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Remember that thou art dust and unto dust thou shalt return.

17 February 2010
Today is Ash Wednesday in the Western Church’s calendar. It is a day of uncommon, blunt, corporate and individual honesty. The smudging of ashes in the sign of the cross on the forehead is done with the words, “Remember that thou art dust and unto dust thou shalt return.” These are the words God spoke to Adam and Eve when their disobedience placed them outside of the Garden of Eden, outside Paradise, depriving them of eternal life and landing them in the predicament we know all too well. The ashes are a solemn reminder that separation from God is a dead end.

But there is a way forward. It is by repentance. Repentance is a word that has somehow been narrowed, perhaps by association with cartoons of street-corner preachers with sandwich boards forecasting imminent doom, but it means a turning towards God, an opening of the mind and heart to grace. In a fallen world, our world, repentance is a most creative act. It breaks the ice between us and God, between us and one another. “I’m sorry,” is one of those rare sentences that bring light and freshness to life. At the heart of the Gospel is this message, that God is in Christ, reconciling the world to himself. Repentance, a fresh start, is how we take that invitation of Jesus into our lives.

Think of our Lord’s Summary of the Law which is heard on most Sundays in the Anglican Church: Thou shalt love the Lord thy God with all the heart and with all thy soul and with all thy mind…Thou shalt love thy neighbor as thyself. There are three dimensions here: God, oneself, and one’s neighbor. The disciplines of Lent, prayer, fasting, and almsgiving, address these three dimensions.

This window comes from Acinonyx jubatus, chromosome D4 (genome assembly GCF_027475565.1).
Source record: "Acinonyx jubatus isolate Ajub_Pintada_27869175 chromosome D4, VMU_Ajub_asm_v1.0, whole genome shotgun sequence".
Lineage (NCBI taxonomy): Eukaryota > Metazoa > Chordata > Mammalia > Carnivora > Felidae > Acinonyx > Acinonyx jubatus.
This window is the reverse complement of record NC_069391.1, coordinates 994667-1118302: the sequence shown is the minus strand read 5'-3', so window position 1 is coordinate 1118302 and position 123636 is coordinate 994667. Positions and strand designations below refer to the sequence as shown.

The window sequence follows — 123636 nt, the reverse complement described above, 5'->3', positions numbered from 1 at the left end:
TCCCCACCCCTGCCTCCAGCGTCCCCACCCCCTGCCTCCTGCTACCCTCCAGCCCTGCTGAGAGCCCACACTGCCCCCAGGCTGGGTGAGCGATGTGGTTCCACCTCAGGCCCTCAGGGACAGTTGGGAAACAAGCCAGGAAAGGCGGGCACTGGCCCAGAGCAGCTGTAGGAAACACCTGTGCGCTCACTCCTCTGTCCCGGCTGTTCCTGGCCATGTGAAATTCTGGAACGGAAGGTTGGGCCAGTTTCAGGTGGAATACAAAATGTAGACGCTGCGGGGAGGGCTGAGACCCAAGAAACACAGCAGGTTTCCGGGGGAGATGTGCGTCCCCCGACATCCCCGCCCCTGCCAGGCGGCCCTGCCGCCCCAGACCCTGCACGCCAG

Prayer is responding to God, by thought and by deeds, with or without words. Lent is a very good time to renew our prayer life, both corporately and privately. Both of these, corporate and private prayer are enjoined by our Lord. One does not substitute for or replace the other; they feed into one another.
Fasting is not simply abstaining from certain foods or drinks, although it includes it. Fasting can also be thought of as a kind of spiritual pruning. The great prophet Isaiah says we should fast from sin, from finger pointing and fist clenching, from unkindness and injustice, from greed and lust and anger and envy. But perhaps there are also some things in our lives that are simply out of order or in the way of a closer walk with God and better relations with our neighbors and deeper peace within ourselves. Let us think of fasting as a kind of culture of the soul and its faculties, like a proper tending of a garden and its plants. Fasting clears out weeds and makes room for better things in right order.

Almsgiving turns us outward towards our neighbor. It includes giving alms to those who beg from us. Perhaps what we save by fasting can be turned to alms. This is good for us, because it acknowledges that the poor are our flesh and blood brethren, children of the same Father. We can also give time and money to programs that feed and help the poor. But almsgiving, like fasting, includes more. Every encounter we have is an occasion for generosity. People who are not poor, people with means, can be very needy. Come to think of it, we all are, in one way or another, needy. Every encounter presents us with a choice to give time, to smile and be kind, to listen, to give a good word, to speak and witness to the truth, to restrain the temptation to lose patience. This too is almsgiving, and it has a positive affect on all of those around the almsgiver; it certainly makes the atmosphere around the generous and kind soul a more pleasant place to be.

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